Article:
State of the Solent: Indicators for the 'health' of the Solent
State of the Solent: Edition 3, 2011
- Physical Environment and climate change
- Nature Conservation
- Transport / Ports and Shipping
- Environmental Quality
- Marine Industries
- Natural Resources
- Recreation and Tourism
- Safety and Emergency Planning
- Human Settlement, Land Use and Management
- Coastal Risk Management (available on request, large file size)
- Historic Heritage and Maritime Archaeology
We have ever higher expectations when it comes to information. We expect it to be available 24/7, free, high quality, relevant – and, above all, up to date (preferably real time!). Against this background it is refreshing to come across an information source that we can welcome as being available, high quality, highly relevant, free . . . and mature! The indicators that have been chosen to represent the State of the Solent in this most recent update do indeed reflect the recent past, but even on this timescale their true value lies in their power to provide a comparison. It is the long-term time series and the trend that increasingly yield the management strength of this data set. We shouldn’t take this for granted - very few other parts of the UK coast can offer such a significant set of historic data against which to judge the present.
Our good fortune in the Solent and surrounding waters is entirely attributable to the foresight of those within the Solent Forum who originally launched this service and those who had the commitment to retain it as one of the Forum’s core functions. The coastal partnerships, of which the Solent Forum is one, have many roles amongst which the provision of management- and policy-relevant information is a high priority. By looking at this sequence of indicators captured by the State of the Solent surveys, you can identify the trends and draw your own conclusions – and therein lies another of the distinctive characteristics of the Forum: it does not judge! Its task is to provide a context within which information can be accessed and its significance can be debated. Whether you like what the indicators tell you about the State of the Solent will depend on your viewpoint, your interests and your values – but you can hardly fail to be interested, impressed and grateful to those who have assembled this information to you. We hope very much that it serves and supports you effectively.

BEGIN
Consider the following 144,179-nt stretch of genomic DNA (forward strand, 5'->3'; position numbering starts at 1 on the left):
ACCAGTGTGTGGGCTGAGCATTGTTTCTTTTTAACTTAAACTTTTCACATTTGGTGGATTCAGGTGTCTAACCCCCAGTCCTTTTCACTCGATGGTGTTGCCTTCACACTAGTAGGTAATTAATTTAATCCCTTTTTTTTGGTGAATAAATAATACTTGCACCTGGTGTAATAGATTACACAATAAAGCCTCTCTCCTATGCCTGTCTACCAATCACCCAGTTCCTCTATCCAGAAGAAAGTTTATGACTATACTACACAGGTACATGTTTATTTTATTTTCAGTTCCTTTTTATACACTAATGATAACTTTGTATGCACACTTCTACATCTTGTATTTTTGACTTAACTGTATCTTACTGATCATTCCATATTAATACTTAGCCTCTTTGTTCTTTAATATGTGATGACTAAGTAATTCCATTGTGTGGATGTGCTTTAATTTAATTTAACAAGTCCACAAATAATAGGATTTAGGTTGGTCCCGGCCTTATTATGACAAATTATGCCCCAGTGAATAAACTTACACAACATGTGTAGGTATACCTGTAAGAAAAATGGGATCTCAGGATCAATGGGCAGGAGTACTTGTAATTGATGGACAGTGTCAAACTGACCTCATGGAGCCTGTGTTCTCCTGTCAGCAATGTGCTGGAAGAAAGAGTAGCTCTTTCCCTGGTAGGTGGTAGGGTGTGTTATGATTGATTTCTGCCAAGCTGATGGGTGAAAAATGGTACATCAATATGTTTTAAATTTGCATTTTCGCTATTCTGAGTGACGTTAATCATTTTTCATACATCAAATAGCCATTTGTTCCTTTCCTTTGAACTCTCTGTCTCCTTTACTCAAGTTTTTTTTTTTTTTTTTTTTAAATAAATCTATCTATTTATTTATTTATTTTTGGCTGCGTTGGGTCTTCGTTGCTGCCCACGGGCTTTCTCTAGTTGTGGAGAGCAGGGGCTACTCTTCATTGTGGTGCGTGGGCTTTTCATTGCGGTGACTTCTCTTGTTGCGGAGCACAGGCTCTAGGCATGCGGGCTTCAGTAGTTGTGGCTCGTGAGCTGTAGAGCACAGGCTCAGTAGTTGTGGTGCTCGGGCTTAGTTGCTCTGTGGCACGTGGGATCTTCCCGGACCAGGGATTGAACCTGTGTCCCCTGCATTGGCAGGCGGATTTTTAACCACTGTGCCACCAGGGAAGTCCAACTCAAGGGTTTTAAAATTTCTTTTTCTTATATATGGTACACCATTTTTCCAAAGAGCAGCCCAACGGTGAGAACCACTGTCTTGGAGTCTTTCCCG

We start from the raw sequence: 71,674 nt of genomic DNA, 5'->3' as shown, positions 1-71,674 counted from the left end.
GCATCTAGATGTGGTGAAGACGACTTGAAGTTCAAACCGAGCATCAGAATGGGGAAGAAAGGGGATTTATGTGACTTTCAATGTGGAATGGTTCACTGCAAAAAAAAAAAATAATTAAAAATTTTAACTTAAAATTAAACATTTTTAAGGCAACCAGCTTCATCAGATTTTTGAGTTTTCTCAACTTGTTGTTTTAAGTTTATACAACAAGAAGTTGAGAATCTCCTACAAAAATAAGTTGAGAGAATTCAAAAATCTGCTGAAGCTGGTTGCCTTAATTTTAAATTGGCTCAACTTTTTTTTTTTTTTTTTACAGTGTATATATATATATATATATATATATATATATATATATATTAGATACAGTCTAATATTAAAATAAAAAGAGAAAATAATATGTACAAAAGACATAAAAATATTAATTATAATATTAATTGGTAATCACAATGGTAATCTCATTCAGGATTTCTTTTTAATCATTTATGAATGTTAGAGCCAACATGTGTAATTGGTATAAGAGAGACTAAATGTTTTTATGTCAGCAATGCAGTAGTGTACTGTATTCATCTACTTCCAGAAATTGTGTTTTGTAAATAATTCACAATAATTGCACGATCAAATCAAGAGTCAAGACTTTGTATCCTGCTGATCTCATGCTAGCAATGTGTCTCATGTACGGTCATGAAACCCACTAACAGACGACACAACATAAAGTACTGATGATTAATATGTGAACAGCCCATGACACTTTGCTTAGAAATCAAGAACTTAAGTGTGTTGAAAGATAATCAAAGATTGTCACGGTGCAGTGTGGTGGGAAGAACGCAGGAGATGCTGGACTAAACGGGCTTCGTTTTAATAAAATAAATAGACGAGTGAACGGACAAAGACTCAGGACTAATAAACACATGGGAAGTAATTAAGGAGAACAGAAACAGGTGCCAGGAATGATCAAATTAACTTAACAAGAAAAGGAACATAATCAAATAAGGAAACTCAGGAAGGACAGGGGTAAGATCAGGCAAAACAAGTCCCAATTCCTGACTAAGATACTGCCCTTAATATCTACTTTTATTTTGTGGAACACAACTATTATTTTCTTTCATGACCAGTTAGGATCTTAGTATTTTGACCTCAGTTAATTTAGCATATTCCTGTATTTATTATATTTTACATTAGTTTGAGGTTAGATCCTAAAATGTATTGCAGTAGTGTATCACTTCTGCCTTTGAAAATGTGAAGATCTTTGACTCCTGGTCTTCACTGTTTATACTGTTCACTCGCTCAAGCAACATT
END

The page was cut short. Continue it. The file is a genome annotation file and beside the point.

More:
Chair, the Solent Forum, July 2011
To date the following work has been carried out on the State of the Solent (SOS) reports and subsequent development of a set of coastal sustainability indicators for the Solent.
- In 2001, the first edition of the State of the Solent report was published. The aim of the report was “to provide a snapshot of the Solent at the start of the new millennium, by reviewing and quantifying the multiple uses of the Solent’s coastal zone” (Solent Forum, 2001). The report also aimed to stimulate debate on the development of coastal indicators that could be used to determine long-term trends in the Solent’s environmental, social and economic systems.